32. Friends, fashion and fuel

Good morning! Time to crack on with the training for another week – the countdown has started: 7 weeks to go! So I thought I’d share with you a few gems of wisdom, mostly from chatting to FI over the past couple of weeks, and some of my own experience. It was a really helpful session, and it’s amazing how little things all add to make a big change.

Friends
If you want to stay friends with members of the public, shout ‘excuse me’ before you crash into them and barge past.

If you are on the pavement and you can see a runner coming towards you, it is massively appreciated if you can possibly move to one side. Especially if you’re a group of sixth form girls waiting for a bus and decide to take up the whole width of the path and even when I am right next to you you don’t move so I have to go in the road *hint hint*.

Appreciate the support you have from friends around you. They no doubt think you’re mad, but they really do want you to do well.

Fashion
Top tip from FI – all running shoes have an extra hole by the ankle for the lace to go through again to make a loop for the opposite lace to go through, so that it can be tied tighter. I had no idea about this, but tried it on Friday and was genuinely surprised how much of a difference it made. Tricks of the trade and all that.

Check your running shoes aren’t too warn down on the sole. You don’t want to leave it to the week before the big day to get new shoes if they are completely wrecked. The latest is probs around a month before, to give you time to wear them in.
Buy a cheap hoodie and bottoms (charity shops are good) for race day that you can take off at the start line and are happy to leave there. You need to stay warm until the race starts, especially in the joys of the current British weather.

Fuel
Here’s the really important stuff – according to FI, fuel is your biggest ally when it comes to a long run (more than 12 miles). I burn over 100 calories a mile, which means when it comes to the marathon that’s over 2,600 calories. And as the NHS suggest a woman’s average daily calorie intake should be around 2,000, I’ll be running on minus by the end. Not a good plan.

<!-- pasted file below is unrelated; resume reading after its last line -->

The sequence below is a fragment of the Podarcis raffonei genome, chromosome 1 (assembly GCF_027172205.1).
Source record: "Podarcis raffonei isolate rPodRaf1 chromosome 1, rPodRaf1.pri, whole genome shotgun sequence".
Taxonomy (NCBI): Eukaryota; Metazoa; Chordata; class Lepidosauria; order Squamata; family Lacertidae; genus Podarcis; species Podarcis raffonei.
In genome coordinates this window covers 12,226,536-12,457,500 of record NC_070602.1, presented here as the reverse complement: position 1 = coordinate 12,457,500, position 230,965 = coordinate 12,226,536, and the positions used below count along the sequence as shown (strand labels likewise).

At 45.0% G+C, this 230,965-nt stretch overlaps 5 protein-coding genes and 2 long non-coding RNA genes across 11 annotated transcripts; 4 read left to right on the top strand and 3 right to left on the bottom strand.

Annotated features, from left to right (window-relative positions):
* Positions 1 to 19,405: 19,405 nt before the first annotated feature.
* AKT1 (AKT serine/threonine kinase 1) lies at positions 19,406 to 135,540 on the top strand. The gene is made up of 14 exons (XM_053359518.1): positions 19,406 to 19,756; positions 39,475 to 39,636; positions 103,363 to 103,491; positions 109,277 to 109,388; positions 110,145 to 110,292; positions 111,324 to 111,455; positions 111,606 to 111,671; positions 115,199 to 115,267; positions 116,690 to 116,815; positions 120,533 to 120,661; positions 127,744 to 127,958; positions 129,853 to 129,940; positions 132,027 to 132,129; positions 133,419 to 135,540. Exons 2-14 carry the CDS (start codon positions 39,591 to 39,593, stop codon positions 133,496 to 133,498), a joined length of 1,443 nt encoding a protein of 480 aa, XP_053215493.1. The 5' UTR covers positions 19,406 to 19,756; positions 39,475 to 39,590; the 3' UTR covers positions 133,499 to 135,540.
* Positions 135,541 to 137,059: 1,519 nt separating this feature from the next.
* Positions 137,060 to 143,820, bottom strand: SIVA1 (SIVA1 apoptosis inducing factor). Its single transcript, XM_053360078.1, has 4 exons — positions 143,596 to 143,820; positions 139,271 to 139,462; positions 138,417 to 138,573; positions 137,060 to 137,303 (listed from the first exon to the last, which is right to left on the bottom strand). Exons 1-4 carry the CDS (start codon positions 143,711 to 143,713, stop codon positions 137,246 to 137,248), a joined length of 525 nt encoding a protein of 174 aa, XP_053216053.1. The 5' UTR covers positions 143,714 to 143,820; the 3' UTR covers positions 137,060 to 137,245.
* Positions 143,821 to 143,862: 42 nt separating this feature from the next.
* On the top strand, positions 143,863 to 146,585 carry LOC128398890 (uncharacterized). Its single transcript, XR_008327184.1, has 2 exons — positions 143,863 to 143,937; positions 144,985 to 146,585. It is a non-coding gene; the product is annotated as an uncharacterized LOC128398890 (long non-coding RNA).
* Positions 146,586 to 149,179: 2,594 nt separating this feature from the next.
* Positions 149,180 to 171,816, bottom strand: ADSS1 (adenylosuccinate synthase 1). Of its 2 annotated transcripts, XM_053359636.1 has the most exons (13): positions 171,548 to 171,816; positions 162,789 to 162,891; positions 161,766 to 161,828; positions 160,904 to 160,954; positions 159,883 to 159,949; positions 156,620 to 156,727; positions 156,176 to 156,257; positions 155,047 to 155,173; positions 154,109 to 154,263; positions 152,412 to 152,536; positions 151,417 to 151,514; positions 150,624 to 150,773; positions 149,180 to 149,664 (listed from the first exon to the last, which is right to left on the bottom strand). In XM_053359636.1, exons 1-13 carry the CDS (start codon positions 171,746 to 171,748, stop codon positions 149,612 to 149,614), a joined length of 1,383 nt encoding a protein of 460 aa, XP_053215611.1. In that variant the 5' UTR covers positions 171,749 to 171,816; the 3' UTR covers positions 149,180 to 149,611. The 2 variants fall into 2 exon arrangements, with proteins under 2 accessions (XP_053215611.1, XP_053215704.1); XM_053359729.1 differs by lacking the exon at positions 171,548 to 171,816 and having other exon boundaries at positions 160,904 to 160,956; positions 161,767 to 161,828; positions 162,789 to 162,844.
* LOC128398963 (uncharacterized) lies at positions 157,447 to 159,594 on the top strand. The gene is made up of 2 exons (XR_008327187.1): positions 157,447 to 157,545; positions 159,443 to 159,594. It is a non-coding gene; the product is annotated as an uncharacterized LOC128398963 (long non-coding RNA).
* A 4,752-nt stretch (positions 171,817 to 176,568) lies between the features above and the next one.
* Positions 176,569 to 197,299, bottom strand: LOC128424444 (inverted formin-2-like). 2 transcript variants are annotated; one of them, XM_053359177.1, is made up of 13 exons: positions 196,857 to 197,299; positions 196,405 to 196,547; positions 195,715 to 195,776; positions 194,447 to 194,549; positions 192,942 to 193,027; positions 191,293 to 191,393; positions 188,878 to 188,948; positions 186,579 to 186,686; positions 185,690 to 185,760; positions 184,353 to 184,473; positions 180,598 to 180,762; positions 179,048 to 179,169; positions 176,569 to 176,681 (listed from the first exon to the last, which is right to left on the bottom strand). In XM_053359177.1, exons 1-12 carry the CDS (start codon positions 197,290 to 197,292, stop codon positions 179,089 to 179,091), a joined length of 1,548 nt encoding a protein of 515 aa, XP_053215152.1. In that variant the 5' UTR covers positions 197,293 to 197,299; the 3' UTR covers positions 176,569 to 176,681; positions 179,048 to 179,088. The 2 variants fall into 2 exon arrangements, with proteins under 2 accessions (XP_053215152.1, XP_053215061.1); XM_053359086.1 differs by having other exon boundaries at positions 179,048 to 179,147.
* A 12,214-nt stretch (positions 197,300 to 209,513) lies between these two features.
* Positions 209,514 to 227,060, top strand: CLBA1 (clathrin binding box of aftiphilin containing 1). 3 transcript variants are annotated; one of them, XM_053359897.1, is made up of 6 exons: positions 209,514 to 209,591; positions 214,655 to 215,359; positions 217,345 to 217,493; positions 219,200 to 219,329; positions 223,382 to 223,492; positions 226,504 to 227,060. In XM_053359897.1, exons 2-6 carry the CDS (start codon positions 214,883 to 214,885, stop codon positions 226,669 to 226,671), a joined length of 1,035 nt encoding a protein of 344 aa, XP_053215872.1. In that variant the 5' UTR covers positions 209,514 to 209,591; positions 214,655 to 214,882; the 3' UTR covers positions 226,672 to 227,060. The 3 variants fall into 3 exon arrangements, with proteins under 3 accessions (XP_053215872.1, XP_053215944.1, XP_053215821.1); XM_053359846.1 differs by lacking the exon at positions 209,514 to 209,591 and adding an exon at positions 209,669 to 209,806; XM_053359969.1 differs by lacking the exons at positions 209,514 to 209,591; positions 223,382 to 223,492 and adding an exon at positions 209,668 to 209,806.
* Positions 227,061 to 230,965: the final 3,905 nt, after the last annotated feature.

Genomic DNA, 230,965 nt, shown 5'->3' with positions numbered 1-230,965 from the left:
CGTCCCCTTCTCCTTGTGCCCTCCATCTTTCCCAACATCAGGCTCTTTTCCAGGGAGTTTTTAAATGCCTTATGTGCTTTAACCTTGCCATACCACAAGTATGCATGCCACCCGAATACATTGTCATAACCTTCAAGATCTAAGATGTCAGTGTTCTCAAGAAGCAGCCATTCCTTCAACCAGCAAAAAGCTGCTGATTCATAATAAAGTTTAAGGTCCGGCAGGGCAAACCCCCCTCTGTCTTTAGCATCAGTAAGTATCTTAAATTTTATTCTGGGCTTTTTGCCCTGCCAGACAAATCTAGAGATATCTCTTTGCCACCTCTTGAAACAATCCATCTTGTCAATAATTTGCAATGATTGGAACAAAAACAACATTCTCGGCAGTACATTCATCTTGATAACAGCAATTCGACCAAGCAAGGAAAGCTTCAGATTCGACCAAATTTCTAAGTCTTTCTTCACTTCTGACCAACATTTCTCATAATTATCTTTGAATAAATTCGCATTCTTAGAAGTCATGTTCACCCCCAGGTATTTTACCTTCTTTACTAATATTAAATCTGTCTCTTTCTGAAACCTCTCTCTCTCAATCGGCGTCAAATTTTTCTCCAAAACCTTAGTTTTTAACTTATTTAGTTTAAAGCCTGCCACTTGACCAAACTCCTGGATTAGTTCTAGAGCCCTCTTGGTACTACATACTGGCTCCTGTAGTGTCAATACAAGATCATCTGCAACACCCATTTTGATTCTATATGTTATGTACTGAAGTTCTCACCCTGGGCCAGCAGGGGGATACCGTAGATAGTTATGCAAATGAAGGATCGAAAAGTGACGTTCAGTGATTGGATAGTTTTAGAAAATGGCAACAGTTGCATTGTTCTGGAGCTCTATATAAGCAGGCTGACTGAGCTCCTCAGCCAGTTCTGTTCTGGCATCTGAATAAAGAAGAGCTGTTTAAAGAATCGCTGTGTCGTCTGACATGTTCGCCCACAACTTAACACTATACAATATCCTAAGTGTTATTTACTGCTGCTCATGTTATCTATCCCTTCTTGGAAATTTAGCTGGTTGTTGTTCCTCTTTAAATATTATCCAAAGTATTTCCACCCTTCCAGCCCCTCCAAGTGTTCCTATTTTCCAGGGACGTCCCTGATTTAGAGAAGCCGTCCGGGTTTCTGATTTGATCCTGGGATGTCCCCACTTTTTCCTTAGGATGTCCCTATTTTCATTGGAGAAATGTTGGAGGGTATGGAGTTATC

To combat this, it all starts two days before the race. You need to increase your carb consumption to double, so your body starts storing the energy. This means when it comes to the day you’ll be starting on full as opposed to anything less. The more you start with, the easier it will be. I like this part of training – being told to eat as much pasta as you can is a dream come true.

Fluid intake – I’m the worst person for drinking enough water on a normal day, let alone when I’m running, and especially for long distances. Try to drink 1.5-2 litres a day. That’s loads for me, so I’m currently just trying to up it a bit at a time. I’ve used a running bottle from the start (one which looks like an oval so you can hold it easily) so I’m used to carrying it. I’ve now switched to larger one so I can carry more water with me on long runs. Advice from FI – add electrolyte tablets to your water, so make it more useful to your body without having to carry more water.

During the run – energy on the go – try different sorts of energy gels. The first ones I used were incredibly sickly sweet and took me half an hour to get through. I’ve now found some that taste much nicer (High5 energy gels), aren’t as sweet and I can stomach in just a few mins – and are much easier to open. Winner. Also have boiled sweets to have on the way round.

Do you have any other pearls of wisdom? Let me know! It’s all the little things that add up to make a big difference.

If you want to sponsor me for this madness, you can do here: http://www.virginmoneygiving.com/mimsmission